Strategies for Teaching Students With ADHD
To understand attention deficit hyperactivity disorder (ADHD), you must first know the common signs. As a teacher, it can be difficult for us to know if a student is showing signs of ADHD or is merely misbehaving.
The signs of ADHD can mislead anyone into believing that a child is ill-mannered, and it’s easy to blame it on bad parenting. But as a teacher who really cares, it’s worth making an effort to understand the signs of ADHD so you can spot them in the classroom.
Children With ADHD versus Children Misbehaving
Children portray a behavioral pattern that closely resembles what you may call “misbehavior.” So how do you differentiate an ADHD child from others?
The Common Signs
The word ‘symptom’ can make ADHD sound like a disease, so I’ll use ‘signs’ to describe the condition.
Don’t we all want to grab our readers’ attention right from the word go? But that doesn’t happen all the time, does it?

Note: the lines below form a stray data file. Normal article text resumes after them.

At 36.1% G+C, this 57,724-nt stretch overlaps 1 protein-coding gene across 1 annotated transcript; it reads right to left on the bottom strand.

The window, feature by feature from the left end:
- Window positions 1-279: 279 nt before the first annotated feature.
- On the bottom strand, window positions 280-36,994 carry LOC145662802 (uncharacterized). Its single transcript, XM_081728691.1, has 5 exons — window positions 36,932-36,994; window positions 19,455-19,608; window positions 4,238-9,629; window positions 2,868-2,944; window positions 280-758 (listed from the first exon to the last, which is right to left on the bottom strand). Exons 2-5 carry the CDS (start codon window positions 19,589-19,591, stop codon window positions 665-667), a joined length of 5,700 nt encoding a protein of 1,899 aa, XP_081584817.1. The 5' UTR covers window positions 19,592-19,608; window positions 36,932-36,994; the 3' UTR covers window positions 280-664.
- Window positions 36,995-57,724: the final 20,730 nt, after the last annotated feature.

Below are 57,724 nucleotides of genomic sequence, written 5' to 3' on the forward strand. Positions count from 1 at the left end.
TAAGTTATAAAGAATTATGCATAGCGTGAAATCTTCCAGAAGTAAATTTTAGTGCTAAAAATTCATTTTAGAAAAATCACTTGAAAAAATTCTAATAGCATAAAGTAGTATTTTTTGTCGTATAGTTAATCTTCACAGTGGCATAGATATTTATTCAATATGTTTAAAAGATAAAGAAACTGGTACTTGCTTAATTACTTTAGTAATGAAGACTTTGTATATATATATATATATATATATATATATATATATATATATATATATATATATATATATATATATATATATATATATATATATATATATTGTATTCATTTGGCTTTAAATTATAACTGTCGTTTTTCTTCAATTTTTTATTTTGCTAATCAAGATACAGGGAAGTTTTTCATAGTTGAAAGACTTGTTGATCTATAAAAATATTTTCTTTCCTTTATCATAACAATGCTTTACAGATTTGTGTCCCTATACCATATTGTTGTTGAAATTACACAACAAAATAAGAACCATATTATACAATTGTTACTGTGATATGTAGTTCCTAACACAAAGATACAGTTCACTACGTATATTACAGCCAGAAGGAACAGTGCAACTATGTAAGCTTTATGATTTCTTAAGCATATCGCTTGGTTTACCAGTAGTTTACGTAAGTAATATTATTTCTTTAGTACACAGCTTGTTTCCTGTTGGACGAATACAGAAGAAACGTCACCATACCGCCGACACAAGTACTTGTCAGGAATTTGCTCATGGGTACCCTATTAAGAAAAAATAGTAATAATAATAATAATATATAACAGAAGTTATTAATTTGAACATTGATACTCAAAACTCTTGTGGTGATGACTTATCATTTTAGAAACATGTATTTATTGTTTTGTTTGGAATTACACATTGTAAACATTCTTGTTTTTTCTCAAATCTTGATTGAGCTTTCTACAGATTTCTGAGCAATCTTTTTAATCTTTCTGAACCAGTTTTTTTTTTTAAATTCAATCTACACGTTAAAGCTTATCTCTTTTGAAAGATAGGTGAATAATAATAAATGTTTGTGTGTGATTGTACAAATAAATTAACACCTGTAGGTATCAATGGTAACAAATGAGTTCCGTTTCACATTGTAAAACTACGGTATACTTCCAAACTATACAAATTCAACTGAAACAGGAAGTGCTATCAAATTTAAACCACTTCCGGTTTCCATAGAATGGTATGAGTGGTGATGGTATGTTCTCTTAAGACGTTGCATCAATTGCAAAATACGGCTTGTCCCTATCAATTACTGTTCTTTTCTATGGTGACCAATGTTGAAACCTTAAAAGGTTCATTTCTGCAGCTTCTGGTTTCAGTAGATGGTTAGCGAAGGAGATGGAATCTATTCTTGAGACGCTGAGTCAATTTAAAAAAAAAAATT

One of the hard parts of writing a novel, article, or even an essay, is getting the introduction right. A good start hooks the readers in, giving them a taste of what is in store for them, and your ability to sculpt the words in a way that entices them can make them want to read more.
But what if you can’t come up with the right catchphrase and the right string of words that help your writing to stand out?
Here’s where a brilliant epigraph can come in handy and empower your writing.
“What’s an Epigraph?” you ask.
An epigraph is a short quote, a proverb, a verse, lyrics of a song, or quotes by famous people and fictional characters.
Yet again I see the experts proclaiming ignorant opinions and predictions over robots and artificial intelligence, this time they claim robotic AI will replace teachers of children. I call bullshit. As anyone who has taught children in any capacity will know, children require an emotional and social context in order to learn, and robots […]
via Robots, AI and teaching — satanicviews